Affective polarisation, characterised by strong negative emotions and beliefs towards individuals with opposing views, has increased substantially in the United States and countries of Europe in recent decades. The repercussions of the COVID-19 pandemic have only served to intensify this divide.
This trend is perhaps most evident in the United States. In 2020, a research study co-authored by Jesse Shapiro, a professor specialising in political economy at Brown University, in collaboration with Stanford University economists Levi Boxell and Matthew Gentzkow, provided the first multinational analysis of the long-term evolution of “affective polarisation.” Their findings showed that in the United States, affective polarisation has increased more significantly since the late 1970s compared to eight other countries they studied, including the United Kingdom, Canada, Australia, New Zealand, Germany, Switzerland, Norway, and Sweden. However, even in these countries, polarisation has become more prominent.
Across the Atlantic in the United Kingdom, for example, a study commissioned by the Policy Institute found that following the 2016 Brexit referendum, the number of individuals strongly identifying with a particular political party has decreased noticeably. Instead, a strong allegiance to one side of the Brexit vote has become more prevalent. People on both sides of the Brexit vote strongly disliked the opposing camp, even if they didn’t fundamentally disagree with their positions on key issues.
Polarisation’s Far-Reaching Impact on Society
The ongoing societal polarisation goes well beyond political differences, seeping into the very fabric of our communities and even tearing at the bonds within families. In the United States, recent polling data suggests that the increasingly stark ideological divides in American politics have had personal consequences, with nearly one in five voters, or 19 per cent, reporting that politics had strained their friendships or family relationships.
This polarisation has even infiltrated the workplace, where approximately one in four workers, or 26 per cent, reported experiencing differential treatment, both positive and negative, due to their political views or affiliations.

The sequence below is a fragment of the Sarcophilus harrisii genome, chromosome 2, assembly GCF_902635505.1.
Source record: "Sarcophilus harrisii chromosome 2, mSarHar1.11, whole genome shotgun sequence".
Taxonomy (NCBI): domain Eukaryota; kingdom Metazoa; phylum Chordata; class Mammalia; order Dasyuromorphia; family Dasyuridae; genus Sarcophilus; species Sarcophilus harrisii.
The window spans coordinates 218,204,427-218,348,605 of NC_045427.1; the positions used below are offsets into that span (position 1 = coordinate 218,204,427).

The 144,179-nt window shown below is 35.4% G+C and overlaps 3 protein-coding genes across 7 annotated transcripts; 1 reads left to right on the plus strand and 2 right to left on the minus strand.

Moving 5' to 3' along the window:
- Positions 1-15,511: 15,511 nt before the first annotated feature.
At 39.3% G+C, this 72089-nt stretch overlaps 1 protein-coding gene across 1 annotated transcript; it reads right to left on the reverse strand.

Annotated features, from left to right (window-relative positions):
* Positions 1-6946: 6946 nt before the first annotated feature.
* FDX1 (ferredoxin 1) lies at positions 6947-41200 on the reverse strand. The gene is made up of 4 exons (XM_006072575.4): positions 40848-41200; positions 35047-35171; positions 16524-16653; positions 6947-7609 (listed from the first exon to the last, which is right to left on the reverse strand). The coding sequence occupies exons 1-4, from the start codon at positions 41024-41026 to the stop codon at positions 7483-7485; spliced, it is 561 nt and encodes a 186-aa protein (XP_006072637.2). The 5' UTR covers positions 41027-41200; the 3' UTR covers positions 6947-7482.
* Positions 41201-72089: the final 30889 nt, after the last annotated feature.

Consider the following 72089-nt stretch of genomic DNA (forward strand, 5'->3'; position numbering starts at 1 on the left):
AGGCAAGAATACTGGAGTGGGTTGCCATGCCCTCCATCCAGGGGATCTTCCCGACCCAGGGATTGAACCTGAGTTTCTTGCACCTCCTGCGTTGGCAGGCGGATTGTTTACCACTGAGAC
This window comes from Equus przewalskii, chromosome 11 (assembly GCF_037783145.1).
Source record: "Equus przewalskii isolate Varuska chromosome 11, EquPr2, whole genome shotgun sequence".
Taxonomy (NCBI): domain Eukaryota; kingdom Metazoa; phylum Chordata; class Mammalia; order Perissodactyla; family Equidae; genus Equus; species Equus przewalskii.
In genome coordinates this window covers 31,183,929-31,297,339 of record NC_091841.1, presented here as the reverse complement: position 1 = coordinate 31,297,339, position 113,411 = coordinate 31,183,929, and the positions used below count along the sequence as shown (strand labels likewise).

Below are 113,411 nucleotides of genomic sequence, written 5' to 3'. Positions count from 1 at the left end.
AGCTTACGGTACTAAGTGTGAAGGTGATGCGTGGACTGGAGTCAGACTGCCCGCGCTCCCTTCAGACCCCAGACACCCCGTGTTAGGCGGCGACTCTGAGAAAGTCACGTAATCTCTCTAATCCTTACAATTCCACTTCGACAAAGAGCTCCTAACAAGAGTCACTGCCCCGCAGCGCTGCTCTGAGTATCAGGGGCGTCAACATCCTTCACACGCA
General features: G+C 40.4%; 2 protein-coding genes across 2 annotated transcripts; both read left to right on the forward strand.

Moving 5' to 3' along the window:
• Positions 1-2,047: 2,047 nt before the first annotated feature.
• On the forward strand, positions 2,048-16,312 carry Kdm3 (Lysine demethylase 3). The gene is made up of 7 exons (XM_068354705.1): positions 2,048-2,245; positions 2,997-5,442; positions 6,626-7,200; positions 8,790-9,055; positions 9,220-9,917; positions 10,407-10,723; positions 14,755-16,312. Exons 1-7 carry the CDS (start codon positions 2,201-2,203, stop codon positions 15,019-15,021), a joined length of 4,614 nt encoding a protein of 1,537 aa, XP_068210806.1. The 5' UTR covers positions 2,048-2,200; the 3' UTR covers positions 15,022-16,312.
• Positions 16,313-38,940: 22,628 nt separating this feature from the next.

This trend is a matter of serious concern, as it threatens the cohesion and unity of societies across the globe. The growing divide, particularly when it spills over into personal relationships and workplaces, calls for a concerted effort to address and mitigate these polarising forces in order to foster greater harmony and understanding among individuals and within communities. There is hope, however.
Geraldine Moodley draws hope from the younger generation, who are growing up with a natural understanding that diversity is the norm. Take Generation Alpha, for instance – the children growing up in places like Amsterdam with blended cultural backgrounds or parents who embrace multiple cultures. Diversity is an integral part of their identity. Whatsmore, they effortlessly perceive other dimensions of intersectionality as a unified whole, such as individuals who identify as both black and neurodivergent or those who embrace a fluid approach to gender. These aspects seamlessly coexist within their understanding.
Generation Z is the most racially and ethnically diverse generation in U.S. history, with over 48% being non-white. In the U.K., it’s estimated that 40% of the population will be non-white by 2061. Similarly, in Brazil, a majority of the population identifies as Black or mixed race. The world’s population is becoming increasingly multicultural, and young people are growing up exposed to different cultures and living in more diverse communities than their parents. It is no surprise that most young people demand equal access to opportunities and social justice. In a recent survey, 83% of Gen Z candidates emphasised the importance of a company’s commitment to diversity and inclusion when choosing an employer.
While younger generations understand and accept that diversity is the norm, what about the rest of us? It raises questions about how the rest of us can fully embrace diversity, equity, and inclusion as modern-day leaders and what it means to confront our own barriers. There is hope for us, though.
The Importance of Confronting Personal Barriers
Geraldine eloquently puts it, “People can’t lead diverse teams because they have not dealt with their own barriers.” What she means by this is that individuals need to confront and address their own biases and preconceptions before they can effectively lead diverse teams and foster inclusive environments.
Quaker and teacher Parker J. Palmer has made significant contributions to the field of personal and societal transformation through his work at the Center for Courage and Renewal. His teachings and insights offer a profound mental and practical framework for addressing the complex challenge of polarisation, discrimination, and bias that permeate our societies.